Using step-end in this way wasn’t completely pain free however. To my frustration, when these sprite animations were stacked up over multiple media queries, I found that there was a glitch in WebKit that caused the animation to render differently to the keyframes I had defined. Admittedly, the use of CSS animations in this way is an edge case for browser rendering, but I have filed it as a bug in Chromium, and am hopeful this will be looked at in the future and ironed out.

    LOOPING

    Whenever an animation needed to be repeated over a period of time, looping was defined by adjusting the animation-iteration-count:

    //the animation repeats 5 times
    animation-iteration-count: 5;
     
    //the animation repeats infinitely
    animation-iteration-count: infinite;

    An example of this from the demo would be the rotation of the fireball].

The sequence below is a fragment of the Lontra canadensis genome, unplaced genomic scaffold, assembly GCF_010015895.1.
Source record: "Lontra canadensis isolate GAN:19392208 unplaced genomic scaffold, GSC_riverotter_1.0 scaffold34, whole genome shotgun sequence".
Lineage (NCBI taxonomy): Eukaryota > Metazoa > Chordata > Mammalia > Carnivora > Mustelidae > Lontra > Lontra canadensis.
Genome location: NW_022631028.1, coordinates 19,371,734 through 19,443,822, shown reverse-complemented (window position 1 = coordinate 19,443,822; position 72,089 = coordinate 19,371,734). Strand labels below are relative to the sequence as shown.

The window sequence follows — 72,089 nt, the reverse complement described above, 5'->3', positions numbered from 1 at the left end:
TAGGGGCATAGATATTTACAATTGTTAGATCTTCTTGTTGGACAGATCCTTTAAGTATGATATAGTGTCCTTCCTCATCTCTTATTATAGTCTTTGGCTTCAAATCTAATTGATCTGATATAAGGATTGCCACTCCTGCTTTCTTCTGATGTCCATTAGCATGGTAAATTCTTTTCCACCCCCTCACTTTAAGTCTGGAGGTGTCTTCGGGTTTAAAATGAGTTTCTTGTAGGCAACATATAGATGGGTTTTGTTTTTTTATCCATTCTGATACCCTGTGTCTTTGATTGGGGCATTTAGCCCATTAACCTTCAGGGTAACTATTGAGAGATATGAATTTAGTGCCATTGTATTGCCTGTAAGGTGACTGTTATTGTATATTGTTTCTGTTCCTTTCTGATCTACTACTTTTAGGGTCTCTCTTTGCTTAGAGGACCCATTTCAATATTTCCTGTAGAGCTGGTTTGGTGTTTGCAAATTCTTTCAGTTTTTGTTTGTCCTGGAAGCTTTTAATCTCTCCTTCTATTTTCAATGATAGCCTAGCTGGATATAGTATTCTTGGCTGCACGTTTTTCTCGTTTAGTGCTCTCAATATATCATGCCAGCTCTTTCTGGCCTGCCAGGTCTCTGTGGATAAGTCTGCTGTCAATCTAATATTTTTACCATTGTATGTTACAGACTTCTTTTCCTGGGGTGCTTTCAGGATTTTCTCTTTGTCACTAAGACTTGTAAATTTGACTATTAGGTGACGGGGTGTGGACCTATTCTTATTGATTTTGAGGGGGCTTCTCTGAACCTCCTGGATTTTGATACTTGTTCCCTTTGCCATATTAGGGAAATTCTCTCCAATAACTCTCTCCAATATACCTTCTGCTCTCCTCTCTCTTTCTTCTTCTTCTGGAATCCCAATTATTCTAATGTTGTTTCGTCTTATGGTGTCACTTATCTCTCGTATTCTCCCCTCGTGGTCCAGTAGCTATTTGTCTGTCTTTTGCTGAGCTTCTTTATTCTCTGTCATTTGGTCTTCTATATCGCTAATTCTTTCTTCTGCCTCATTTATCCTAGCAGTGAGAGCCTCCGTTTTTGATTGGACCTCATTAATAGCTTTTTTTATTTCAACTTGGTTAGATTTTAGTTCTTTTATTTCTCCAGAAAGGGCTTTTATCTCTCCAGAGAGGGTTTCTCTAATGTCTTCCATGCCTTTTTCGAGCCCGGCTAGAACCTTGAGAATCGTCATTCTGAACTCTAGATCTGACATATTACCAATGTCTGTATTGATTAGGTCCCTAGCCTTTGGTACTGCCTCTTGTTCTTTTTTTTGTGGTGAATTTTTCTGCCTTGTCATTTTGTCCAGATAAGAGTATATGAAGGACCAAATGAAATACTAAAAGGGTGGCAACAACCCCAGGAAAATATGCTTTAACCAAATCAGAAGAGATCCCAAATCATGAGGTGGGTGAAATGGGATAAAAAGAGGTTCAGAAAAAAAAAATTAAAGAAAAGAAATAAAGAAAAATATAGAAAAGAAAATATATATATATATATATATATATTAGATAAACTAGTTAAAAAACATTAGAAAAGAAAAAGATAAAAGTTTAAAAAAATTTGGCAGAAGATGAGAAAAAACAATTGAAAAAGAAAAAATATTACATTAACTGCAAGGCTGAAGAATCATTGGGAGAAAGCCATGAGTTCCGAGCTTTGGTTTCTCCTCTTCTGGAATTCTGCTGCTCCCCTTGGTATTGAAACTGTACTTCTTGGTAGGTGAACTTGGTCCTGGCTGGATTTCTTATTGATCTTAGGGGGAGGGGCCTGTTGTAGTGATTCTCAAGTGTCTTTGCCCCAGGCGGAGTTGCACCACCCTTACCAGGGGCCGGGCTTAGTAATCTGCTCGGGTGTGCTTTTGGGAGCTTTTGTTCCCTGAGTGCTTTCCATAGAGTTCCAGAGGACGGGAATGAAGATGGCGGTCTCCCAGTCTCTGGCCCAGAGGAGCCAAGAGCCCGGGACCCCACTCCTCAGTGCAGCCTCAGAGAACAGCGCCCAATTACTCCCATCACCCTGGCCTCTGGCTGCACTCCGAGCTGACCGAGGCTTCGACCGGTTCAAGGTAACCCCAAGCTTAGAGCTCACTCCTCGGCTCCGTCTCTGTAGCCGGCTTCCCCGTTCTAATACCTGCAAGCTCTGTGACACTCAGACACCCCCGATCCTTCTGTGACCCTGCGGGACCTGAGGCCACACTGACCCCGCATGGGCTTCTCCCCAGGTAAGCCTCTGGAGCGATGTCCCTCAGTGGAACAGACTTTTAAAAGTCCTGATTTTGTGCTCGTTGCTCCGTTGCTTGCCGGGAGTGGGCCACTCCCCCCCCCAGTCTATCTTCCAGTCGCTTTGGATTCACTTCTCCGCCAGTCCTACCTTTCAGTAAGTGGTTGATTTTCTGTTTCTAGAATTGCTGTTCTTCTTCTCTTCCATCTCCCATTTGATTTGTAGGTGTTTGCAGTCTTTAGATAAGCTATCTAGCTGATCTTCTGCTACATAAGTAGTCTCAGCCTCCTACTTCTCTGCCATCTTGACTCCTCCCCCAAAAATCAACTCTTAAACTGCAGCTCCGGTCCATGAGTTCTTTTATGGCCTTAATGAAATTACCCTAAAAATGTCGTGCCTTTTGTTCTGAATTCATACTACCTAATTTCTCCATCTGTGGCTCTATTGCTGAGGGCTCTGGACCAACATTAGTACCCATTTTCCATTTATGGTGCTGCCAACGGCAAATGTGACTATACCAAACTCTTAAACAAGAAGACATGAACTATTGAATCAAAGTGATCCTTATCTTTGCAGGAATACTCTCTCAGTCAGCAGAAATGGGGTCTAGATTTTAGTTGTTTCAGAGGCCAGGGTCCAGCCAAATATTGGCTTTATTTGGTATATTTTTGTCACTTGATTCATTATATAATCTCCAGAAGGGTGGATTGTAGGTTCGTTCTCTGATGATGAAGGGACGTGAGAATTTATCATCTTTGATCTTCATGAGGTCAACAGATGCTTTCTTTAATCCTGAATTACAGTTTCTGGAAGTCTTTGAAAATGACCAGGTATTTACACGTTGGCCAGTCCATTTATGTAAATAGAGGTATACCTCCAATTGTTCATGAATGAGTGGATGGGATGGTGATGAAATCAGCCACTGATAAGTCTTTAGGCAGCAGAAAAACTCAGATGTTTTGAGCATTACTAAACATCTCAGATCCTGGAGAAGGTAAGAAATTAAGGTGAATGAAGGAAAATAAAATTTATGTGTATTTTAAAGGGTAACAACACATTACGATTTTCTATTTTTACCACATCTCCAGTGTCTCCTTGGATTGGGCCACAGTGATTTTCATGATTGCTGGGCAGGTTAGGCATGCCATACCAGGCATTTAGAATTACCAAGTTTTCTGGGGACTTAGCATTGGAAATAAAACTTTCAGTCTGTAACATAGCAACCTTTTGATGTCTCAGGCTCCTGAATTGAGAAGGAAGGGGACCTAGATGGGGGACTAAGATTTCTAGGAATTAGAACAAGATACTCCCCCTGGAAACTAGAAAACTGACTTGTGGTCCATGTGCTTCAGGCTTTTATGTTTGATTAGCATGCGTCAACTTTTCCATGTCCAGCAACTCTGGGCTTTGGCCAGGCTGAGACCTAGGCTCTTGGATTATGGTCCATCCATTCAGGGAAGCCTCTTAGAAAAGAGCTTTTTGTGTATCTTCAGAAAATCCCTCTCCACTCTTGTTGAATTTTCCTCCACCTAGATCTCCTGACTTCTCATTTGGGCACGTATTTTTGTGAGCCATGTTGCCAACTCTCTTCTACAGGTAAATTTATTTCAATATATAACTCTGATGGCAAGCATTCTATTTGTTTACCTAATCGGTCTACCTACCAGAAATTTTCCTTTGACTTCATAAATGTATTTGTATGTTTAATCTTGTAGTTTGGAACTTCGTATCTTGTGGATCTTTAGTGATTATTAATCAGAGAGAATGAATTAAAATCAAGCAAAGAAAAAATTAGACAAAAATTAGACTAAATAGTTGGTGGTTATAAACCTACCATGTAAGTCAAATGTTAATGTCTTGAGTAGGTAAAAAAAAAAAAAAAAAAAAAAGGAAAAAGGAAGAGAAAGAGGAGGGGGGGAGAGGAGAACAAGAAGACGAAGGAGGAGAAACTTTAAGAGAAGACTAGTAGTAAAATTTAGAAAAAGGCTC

Through these 3 types of animation, the whole demo was constructed. The final layer was to add in the audio.

    Adding Audio

    Although I had previously downloaded all of the sound files I needed in .wav format, I had to convert them into a format that was usable with HTML5 audio; .ogg and .mp3. I used Switch Audio Convertor (on Mac) to do this, but any good audio conversion software should do the job.

    Once I had the converted files, I needed to detect which file type to serve to the browser. This required a couple of lines of JavaScript to detect support:

    var audio = new Audio(); //define generic audio object for testing
    var canPlayOgg = !!audio.canPlayType && audio.canPlayType('audio/ogg; codecs="vorbis"') !== "";
    var canPlayMP3 = !!audio.canPlayType && audio.canPlayType('audio/mp3') !== "";

    I then created a function to set some default audio parameters for each sound, as well as setting the source file based on the format previously detected to be supported by the browser:

    //generic function to create all new audio elements, with preload
    function createAudio (audioFile, loopSet) {
        var tempAudio = new Audio();
        var audioExt;
     
        //based on the previous detection set our supported format extension
        if (canPlayMP3) {
            audioExt = '.mp3';
        } else if (canPlayOgg) {
            audioExt = '.ogg';
        }
     
        tempAudio.setAttribute('src', audioFile + audioExt); //set the source file